• Hinduism is the single biggest cause of all racism, misogyny, violence, sexual assault, bigotry, economic disparity & education disparity in India,
  • By definition Dalits are not Hindus because they’re not counted as a varna (caste), nor should they try to be since they’re the original inhabitants of India. They shouldn’t feel the need to assimilate with the newcomers’ culture, so to speak,
  • India’s racism is worse than the USA’s & Europe’s because it’s lasted longer and had far less resistance, and
  • Near enough all Sasians believe in caste in some way or another no matter what religion they follow.

On top of that, only those of historically Brahmin ancestry are allowed to learn & teach the Vedas. Everyone else must only learn it second-hand from them, especially the low-castes & no-castes. Very good way to keep slaves in line.

Oh, on this point. The way the Dalits/ untouchables/ no-castes are treated is disgusting. Here in the West it’s bad; lighter-skinned Sasians will actively avoid close proximity with darker-skinned ones, using other ‘black’ people as a barrier if we’re available. I know because it’s happened to me more than once. Back in good ol’ Hindustan it’s worse. See parts 1-10 of India Untouched here.

In Part 2 at least, you’ll see Hindu scholars make all kinds of excuses why varnashramadharma is good and shouldn’t be changed. In other words, deflection & justification. I and Ambedkar would both agree with them that you can’t believe in the Vedas or be a Hindu without believing in caste.

Samsara – reincarnation. What’s the point? Why are souls recycled into new bodies to atone for past sins they don’t even remember? What proof is there that it happens?

Dharma – duty. As explained by Vidura in the Mahabharata volume 4, chapter 703(40), no-one can escape their social duty/ destiny. He very clearly states, “No mortal one is capable of transgressing destiny. I think that destiny is the one who acts and human endeavour is futile”. The duty of the brahmana is to constantly study and never accept food from untouchables, the kshatriya’s to perform sacrifices and wield weapons for the brahmana’s sake, the vaishya’s to distribute his wealth to brahamans & kshatriyas and inhale “sacred smoke of the 3 pure fires”, and the shudra’s to serve them all (“Even one single angry brahmana destroys a kingdom” and “Lack of servitude, haste boastfulness – these are the 3 weapons that destroy learning”). He also says, “A person who seeks happiness should give up learning. A person who seeks learning should give up happiness.” Y’WHAT?!? So smart people can’t be happy?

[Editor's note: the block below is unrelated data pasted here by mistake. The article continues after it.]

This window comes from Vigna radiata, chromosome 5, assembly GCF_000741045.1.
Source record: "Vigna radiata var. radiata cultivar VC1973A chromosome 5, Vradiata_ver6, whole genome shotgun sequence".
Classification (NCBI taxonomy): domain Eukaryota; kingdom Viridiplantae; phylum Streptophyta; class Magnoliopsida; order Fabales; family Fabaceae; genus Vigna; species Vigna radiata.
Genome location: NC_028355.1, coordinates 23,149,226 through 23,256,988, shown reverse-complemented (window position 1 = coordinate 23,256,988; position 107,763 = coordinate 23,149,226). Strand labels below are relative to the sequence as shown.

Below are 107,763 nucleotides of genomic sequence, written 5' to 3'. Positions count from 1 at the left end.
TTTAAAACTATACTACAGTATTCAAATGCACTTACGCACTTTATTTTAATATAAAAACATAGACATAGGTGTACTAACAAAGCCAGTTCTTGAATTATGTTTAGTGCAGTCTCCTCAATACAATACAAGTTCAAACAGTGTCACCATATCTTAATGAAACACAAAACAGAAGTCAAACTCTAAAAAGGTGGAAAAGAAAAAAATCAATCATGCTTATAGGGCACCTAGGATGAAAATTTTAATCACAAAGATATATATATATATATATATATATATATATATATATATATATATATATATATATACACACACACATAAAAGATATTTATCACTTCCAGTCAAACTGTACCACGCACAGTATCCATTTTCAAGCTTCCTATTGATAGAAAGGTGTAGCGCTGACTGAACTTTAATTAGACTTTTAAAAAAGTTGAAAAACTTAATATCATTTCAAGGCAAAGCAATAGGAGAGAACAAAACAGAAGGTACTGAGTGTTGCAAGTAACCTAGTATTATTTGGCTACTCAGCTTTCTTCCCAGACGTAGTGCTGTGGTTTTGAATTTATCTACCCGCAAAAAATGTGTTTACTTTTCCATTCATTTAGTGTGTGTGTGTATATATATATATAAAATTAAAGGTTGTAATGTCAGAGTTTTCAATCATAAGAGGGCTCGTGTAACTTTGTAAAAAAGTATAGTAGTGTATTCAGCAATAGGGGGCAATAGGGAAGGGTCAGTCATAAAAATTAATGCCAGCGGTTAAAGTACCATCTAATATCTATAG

And finally comes the recent phenomenon of Hindu nationalism, or Hindutva. These are Hindu extremists who believe south Asia is for Hindus only.

Jai Hind!!! (Victory to India)

Oh wait, there are some things I like about this religion after all:

Karma – reap what you sow. You are punished or rewarded according to your deeds. Your destiny/ luck is the consequence of your actions. Obviously I call bullshit at the “you’ll get reincarnated as higher/ lower beings according to your karma” doctrine, but when only applied to this life it’s a decent philosophy.

Yoga – it’s very effective and there is a very deep level of science behind it. My girlfriend’s sister told me it was handed down to Hindus by the gods (according to them, but scholars reckon it was a pre-Vedic tradition) and developed over centuries to take account of the body’s natural energy flows, tissues, etc. However, this might just be the secular form we know in the West. Contrary to how it’s presented to us, Yoga is one of the 6 darśanas (philosophies) of Hinduism and therefore a fundamental part of the religion/s.

Ṛta – some Hindus believe that rather than god/s, the universe is really governed by an abstract impersonal all-embodying principle called Ṛta. Though its full range of meanings has yet to be discovered even now, Ṛta embodies concepts such as karma, truth, dharma (social duty, which I don’t agree with but whatever), cosmic order, and ethics & morality. It’s pretty comparable to the Kemetic Ma’at, Greek Logos (as understood by Heraclitus), and Chinese Tao.

Except that it’s believed to be guarded by the god Varuna. KMT.

Oh, and they’re really good at making their gods look pretty. Kali’s got a damn good bod!!!

(If you can ignore the severed heads & arms!)

See the Vedas here:

Back to Part 3

On to Part 5